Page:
The Arctic tundra keeps an enormous amount of carbon in check in its soils, but as the region warms, that carbon could start leaking back into the atmosphere in a big way. A new study adds fuel to this concern by showing that at the longest-monitored site in the Arctic, our planet’s metabolism is speeding up.
For the past four decades, researchers in the remote Alaskan town of Utqiaġvik (formerly Barrow) have been taking year-round measurements of carbon dioxide in the air to track the tundra’s seasonal cycle—the drawdown of CO2 by plants during the summer growing season, followed by an earthly exhale in the fall as vegetation is gobbled up by soil microbes. By carefully examining this carbon ledger, scientists have started to notice changes.
The seasonal swings are getting bigger, for one. The tundra appears to be sucking down more carbon in the summer, and releasing more in the fall. This in itself isn’t shocking: As the climate becomes warmer, plants are expected to grow more vigorously. Soil microbes should also get a boost from fairer weather.
But in Utqiaġvik, carbon is escaping into the air faster than plants are taking it out. Put another way, the bugs appear to be more temperature sensitive than the shrubs. And that’s causing carbon to cycle through the entire ecosystem faster: When the researchers plugged their data into models, they found carbon’s “mean residence time” in the tundra had decreased 13 percent in just 42 years.
“This is a tremendously significant amount,” Charles Miller, a carbon cycle scientist at NASA’s Jet Propulsion Laboratory and co-author on the study published Wednesday in Science Advances, told Earther.
Miller said the carbon cycle speed-up reflects a “borealization” of the tundra—a transformation of an ecosystem where all biological processes are sluggish into something more akin to the boreal forests hundreds of miles south. If that finding holds true in other parts of the tundra, it’s a big deal.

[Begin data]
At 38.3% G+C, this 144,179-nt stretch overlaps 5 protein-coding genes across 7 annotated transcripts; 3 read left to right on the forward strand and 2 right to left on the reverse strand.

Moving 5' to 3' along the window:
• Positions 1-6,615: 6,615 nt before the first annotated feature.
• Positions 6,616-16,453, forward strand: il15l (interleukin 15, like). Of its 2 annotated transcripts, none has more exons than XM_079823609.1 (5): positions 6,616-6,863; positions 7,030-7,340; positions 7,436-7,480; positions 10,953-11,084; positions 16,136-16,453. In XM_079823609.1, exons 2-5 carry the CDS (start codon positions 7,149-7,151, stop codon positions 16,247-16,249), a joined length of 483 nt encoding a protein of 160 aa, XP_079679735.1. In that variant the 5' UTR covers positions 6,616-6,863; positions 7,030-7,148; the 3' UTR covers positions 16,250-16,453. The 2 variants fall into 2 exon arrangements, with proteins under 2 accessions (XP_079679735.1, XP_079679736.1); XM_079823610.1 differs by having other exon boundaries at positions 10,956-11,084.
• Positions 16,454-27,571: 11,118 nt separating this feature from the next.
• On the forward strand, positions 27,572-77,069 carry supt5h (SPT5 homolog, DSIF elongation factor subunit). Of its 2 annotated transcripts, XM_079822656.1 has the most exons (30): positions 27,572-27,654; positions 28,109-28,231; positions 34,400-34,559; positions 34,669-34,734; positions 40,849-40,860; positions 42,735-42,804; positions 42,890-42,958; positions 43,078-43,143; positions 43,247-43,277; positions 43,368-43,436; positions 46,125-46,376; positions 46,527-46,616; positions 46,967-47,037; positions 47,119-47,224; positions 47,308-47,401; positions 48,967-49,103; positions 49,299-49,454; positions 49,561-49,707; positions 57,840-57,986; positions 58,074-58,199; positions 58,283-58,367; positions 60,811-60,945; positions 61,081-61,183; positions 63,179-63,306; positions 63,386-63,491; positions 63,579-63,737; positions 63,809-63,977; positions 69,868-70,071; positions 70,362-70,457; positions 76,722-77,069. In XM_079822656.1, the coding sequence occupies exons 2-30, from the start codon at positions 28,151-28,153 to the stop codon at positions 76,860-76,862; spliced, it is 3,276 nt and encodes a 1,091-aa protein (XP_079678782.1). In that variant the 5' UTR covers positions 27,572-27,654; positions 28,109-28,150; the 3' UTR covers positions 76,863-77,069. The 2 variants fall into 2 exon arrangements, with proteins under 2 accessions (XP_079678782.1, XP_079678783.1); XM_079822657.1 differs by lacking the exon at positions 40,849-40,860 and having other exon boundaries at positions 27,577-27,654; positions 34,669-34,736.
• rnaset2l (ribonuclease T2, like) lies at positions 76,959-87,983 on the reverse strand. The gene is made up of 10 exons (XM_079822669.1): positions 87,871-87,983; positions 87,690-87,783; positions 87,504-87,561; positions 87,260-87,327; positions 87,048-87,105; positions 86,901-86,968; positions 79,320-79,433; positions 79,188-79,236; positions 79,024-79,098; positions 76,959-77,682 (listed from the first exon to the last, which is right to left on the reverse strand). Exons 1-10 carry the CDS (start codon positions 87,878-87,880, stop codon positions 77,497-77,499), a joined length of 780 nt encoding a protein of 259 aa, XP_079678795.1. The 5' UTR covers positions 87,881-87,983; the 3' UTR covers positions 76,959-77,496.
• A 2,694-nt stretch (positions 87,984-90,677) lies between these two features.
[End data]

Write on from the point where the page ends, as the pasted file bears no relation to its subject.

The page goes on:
“If we are indeed shifting toward a faster carbon cycle, that is essentially saying we’re losing the capacity to hold onto that carbon in the ground in the Arctic,” Merritt Turetsky, an ecologist at the University of Guelph who wasn’t involved with the study, told Earther.
How much Arctic carbon could be lost to the atmosphere as the Earth warms is still an open question. But only a fraction of the 1,300 billion to 1,600 billion tons of carbon locked away in permafrost soils needs to escape to have climate impacts.
Turetsky noted that the new study didn’t pin down precise mechanisms driving the changes in Utqiaġvik, and that it only focused on CO2. Another big piece of the carbon puzzle up north is methane, a greenhouse gas up to 84 times as potent as CO2 that’s released from water-logged soils. If the Arctic becomes leakier with respect to methane, that could amplify warming even further.
The biggest strength of the new study, in Turetsky’s view, is that it presents a simple tool—mean residence time—for detecting subtle but significant changes in the carbon cycle that are often hard to tease out from all the ecological noise.
“It’s basically a clever way of thinking about a complicated problem,” she said.